✶While being the site of the vast majority of the world's rapes and murders, the family is also where almost all of us were manufactured. Although very often violent in itself, it is the only thing protecting many of us from the violence of the state, and repairing the damage done to our bodies and souls in the market. For many of us, the family is the only place where we feel cared for. But what if we could change this organization of the world? What if care was not something we expected to receive exclusively from kin? For more than two centuries, revolutionaries (from Charles Fourier to Alexandra Kollontai) and movements (from Wages for Housework to Third World Gay and Lesbian Liberation) have raised the utopian proposal of abolishing the family – defined as the privatization of care into private nuclear households – as part of a wider revolution against capitalism. What can we take from this longstanding critical-utopian, lesbian, black radical, and Marxist-feminist political tradition today?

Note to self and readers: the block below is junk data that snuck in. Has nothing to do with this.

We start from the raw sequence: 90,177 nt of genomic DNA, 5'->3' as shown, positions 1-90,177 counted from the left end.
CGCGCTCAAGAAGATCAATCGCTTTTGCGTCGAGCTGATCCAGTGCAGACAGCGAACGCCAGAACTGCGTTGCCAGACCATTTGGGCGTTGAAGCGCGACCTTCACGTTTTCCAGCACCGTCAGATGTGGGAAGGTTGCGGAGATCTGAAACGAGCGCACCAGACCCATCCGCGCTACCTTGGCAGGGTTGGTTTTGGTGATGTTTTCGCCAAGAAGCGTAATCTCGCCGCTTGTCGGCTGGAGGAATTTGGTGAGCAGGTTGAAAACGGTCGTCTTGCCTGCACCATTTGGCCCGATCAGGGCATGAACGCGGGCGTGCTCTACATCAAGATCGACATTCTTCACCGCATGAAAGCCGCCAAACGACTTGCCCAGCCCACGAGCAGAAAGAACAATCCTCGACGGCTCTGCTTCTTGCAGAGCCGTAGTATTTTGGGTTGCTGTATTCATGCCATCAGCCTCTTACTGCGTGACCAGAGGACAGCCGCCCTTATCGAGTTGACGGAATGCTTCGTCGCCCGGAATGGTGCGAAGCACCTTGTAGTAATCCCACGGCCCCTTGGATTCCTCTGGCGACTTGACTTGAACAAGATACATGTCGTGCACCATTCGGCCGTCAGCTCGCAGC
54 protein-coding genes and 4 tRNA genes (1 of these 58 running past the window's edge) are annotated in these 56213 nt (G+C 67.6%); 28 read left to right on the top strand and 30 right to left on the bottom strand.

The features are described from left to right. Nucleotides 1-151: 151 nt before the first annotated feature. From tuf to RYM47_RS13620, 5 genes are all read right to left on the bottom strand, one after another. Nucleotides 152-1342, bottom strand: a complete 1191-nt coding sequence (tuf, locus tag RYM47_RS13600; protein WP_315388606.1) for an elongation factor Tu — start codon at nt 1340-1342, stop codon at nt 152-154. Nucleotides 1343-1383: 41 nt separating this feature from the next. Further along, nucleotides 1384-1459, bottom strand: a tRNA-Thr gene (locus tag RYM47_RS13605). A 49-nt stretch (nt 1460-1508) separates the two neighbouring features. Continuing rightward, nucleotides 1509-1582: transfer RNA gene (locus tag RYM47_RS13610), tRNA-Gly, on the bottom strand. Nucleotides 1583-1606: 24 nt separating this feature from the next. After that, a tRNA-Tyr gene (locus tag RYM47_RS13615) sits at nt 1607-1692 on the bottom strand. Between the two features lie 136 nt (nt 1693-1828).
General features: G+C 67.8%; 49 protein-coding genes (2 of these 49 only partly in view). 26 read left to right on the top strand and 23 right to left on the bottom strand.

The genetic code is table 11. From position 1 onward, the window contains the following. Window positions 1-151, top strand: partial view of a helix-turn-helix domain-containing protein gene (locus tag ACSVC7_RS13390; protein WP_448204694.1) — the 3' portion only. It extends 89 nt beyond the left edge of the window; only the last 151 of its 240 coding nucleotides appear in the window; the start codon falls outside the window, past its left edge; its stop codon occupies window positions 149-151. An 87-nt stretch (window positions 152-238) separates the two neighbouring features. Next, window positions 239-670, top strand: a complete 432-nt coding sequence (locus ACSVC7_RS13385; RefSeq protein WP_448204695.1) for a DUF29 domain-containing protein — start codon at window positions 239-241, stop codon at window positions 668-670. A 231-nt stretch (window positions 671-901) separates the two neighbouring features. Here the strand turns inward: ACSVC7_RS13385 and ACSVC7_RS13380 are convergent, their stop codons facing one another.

✶Sophie Lewis is a writer living in Philadelphia, teaching courses on feminism, utopian theory, and anti-work politics at the Brooklyn Institute for Social Research. Her essays - on subjects ranging from domestic labor to trans liberation to octopus eros - have been published in academic journals such as Signs and Feminist Theory as well as non-academic ones such as Boston Review, The New York Times, n+1 and The London Review of Books. Sophie studied English Literature and subsequently Environmental Policy at Oxford University, followed by Politics at the New School for Social Research and Human Geography (for her PhD) at the University of Manchester. She is now a Visiting Scholar at the Alice Paul Center for Research in Feminist, Queer and Transgender Studies at the University of Pennsylvania and tweets at @reproutopia. Her first book was Full Surrogacy Now: Feminism Against Family (Verso Books, 2019) and her second, published in October 2022, will be Abolish the Family: A Manifesto for Care and Liberation (Verso Books and Salvage Editions).